The DEFCON Warning System™

Ongoing GeoIntel and Analysis in the theater of nuclear war.  DEFCON Level assessment issued for public notification.  Established 1984.

Why Some Koreans Want Nuclear Weapons

This year, an American nuclear submarine docked at a Korean port for the second time. This results from the Washington Declaration, an agreement between ROK president Yoon Suk Yeol and U.S. president Joe Biden. Struck in April, the compact reassures Seoul of the continuing coverage of Washington’s nuclear umbrella, calming national fervor in support of a Korean nuclear program.

But despite the submarine’s “strong signal,” it doesn’t solve the underlying issue, said Dr. Cheong Seong-Chang, Director of the Center for North Korean Studies at the Sejong Institute, when I interviewed him in Seoul in late June. Cheong has been one of the leading scholars advocating for Korea’s indigenous nuclear development, and he thinks the need now is still as serious as ever.

According to Cheong, South Korea faces significant threats. It’s not just North Korea, which has recently tested solid fuel rockets and displayed a miniature nuclear warhead that could fit on short-range ballistic missiles aimed at South Korea and Japan. China and Russia are also nuclear-armed potential adversaries with whom South Korea’s relations are worsening. China’s nuclear stockpile will rise to 1,500 warheads in the next decade.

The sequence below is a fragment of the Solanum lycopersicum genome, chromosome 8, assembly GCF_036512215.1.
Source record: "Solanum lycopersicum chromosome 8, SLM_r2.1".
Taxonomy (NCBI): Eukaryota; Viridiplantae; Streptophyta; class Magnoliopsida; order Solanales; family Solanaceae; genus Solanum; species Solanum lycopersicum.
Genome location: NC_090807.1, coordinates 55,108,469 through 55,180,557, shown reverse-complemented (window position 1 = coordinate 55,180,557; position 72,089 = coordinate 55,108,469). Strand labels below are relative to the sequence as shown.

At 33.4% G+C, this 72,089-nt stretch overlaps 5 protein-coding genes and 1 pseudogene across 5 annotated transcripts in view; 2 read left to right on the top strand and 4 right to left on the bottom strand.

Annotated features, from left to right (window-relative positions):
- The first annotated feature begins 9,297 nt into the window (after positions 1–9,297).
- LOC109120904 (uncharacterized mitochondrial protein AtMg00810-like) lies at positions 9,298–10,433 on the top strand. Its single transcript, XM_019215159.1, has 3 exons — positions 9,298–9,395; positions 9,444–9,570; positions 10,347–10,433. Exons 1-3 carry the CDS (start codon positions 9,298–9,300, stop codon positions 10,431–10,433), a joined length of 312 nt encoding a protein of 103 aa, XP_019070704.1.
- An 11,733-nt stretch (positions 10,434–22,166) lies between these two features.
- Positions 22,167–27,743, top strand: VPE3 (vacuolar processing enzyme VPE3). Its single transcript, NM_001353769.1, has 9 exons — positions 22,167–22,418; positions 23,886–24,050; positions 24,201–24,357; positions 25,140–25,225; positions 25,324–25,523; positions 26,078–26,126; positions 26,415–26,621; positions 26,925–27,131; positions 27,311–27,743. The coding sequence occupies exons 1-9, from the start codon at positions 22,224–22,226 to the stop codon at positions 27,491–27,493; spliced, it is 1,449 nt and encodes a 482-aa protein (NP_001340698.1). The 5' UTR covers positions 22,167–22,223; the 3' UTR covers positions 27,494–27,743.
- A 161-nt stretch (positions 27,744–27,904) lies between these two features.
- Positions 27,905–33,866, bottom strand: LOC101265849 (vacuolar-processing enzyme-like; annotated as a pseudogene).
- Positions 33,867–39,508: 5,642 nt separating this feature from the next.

“South Korea is mostly concerned about North Korea’s nuclear program,” Cheong said, “but China’s nuclear threat is also growing.”

Cheong envisions a world where South Korea can provide nuclear deterrence, free from American constraints or unreliability.

He’s not the only one. Surveys earlier this year showed 70 percent or more of Koreans think South Korea needs its own nuclear weapons program. Parsing survey data is always tricky. There’s often a difference between what people might say in response to a hypothetical question and how people would think and act in reality. Another survey conducted in June found that 49.5 percent of Koreans prefer having U.S. troops provide deterrence, versus 33.8 percent prefer having their own South Korean nuclear program. But Cheong argues that a ROK nuclear program need not be the end of the alliance. In fact, it could strengthen the U.S.-ROK alliance in the next 70 years.

Read more at National Interest

Ongoing Geointel and Analysis in the theater of nuclear war.


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The DEFCON Warning System is a private intelligence organization which has monitored and assessed nuclear threats by national entities since 1984. It is not affiliated with any government agency and does not represent the alert status of any military branch. The public should make their own evaluations and not rely on the DEFCON Warning System for any strategic planning. At all times, citizens are urged to learn what steps to take in the event of a nuclear attack.